Safe navigation operator in Ruby

Ruby 2.3 has introduced safe navigation operator. Safe navigation operator returns nil if a method is called on a nil object. Before this, if a method is called on a nil object, it throws an error as given below.

$ nil.some_method
=> NoMethodError: undefined method 'some_method' for nil:NilClass
Why do we need safe navigation?

Many a times, we don’t get object because of some incorrect input values. In this case, if we proceed calling methods expecting as we have an object, the code might break if object comes up to be nil object.

To avoid such case, safe navigation is introduced. This makes sure that our code won’t break even if the object on which method is called is nil object. This should be used when we are good with receiving nil object when the method call fails.

try from activesupport

Rails has try method available provided by ActiveSupport. This method provides similar behavior. As the name suggests, it tries calling the method if the object is available. If the method is being called on nil object it returns nil instead of throwing an error.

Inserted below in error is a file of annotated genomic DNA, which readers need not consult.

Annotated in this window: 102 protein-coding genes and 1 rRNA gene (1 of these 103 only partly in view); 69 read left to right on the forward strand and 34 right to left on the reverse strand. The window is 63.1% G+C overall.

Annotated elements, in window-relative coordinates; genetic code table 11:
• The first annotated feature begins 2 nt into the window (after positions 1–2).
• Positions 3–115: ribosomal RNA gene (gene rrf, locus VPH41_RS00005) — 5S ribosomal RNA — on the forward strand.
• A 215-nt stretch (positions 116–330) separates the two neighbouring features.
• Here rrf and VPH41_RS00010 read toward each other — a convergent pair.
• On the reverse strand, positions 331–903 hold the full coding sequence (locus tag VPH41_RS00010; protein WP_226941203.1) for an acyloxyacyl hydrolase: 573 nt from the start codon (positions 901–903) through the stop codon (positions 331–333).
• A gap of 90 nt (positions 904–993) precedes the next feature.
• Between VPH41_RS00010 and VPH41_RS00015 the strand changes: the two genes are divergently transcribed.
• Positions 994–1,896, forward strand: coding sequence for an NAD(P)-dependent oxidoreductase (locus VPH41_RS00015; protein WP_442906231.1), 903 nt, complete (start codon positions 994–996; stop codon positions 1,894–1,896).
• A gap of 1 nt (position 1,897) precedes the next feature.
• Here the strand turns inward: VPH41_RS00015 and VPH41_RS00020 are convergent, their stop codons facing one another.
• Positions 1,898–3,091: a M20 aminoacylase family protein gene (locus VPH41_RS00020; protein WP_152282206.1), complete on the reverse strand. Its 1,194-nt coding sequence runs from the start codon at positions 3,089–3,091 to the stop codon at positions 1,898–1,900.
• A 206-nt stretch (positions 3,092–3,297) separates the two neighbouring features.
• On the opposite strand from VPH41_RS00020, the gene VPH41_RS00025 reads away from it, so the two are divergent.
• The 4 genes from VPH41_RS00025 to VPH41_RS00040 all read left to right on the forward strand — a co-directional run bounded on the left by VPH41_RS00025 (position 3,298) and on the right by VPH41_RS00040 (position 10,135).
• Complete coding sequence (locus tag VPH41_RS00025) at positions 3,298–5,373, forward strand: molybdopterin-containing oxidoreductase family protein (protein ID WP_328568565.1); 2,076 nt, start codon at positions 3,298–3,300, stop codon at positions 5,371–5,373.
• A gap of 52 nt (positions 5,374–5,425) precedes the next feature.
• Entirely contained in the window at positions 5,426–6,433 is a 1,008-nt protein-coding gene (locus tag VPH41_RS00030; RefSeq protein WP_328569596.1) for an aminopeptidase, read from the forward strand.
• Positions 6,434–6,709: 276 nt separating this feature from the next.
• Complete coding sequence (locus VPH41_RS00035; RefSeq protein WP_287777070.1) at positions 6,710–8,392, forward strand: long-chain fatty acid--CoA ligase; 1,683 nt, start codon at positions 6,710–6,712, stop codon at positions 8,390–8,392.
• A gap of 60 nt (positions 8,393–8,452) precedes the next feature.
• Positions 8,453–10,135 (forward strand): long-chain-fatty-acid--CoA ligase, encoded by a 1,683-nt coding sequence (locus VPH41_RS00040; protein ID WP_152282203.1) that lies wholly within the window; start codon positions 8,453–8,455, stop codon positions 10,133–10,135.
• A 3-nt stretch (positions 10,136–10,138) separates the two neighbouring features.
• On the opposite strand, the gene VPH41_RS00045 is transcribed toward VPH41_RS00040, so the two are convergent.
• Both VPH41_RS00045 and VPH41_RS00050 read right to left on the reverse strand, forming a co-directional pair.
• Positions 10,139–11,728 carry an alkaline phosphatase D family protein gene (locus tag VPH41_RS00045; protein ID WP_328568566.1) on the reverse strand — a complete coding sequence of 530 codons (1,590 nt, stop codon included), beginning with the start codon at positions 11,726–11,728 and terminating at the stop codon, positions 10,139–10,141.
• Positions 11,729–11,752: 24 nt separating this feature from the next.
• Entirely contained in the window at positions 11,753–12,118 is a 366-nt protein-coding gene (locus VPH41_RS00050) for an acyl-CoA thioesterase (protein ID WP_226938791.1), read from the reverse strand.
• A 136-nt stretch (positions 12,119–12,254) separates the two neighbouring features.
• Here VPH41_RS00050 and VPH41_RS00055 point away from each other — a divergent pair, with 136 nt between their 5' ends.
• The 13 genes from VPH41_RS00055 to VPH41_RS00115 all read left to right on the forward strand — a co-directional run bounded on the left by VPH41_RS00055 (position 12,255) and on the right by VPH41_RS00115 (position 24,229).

$ nil.try(:some_method)
=> nil
safe navigation from ruby 2.3

Whenever we are unsure of object being nil object just use ampersand (&) before the method call. For example,

$ nil&.some_method
=> nil

The above code does not throw any exception and returns nil.

The above statement can also be written as following,

$ nil ? nil.some_method : nil

That means, if the object evaluates to true then, call the given method on the object. But, if the object evaluates to false then, just return nil (same) object.

try vs safe navigation

If you are working with Rails for quite some time now then, you would be very familiar and habitual of using try. If we compare the performance between try and safe navigation, safe navigation is much faster as it is supported out of the box with Ruby. It does not depend on ActiveSupport and other dependencies of Rails.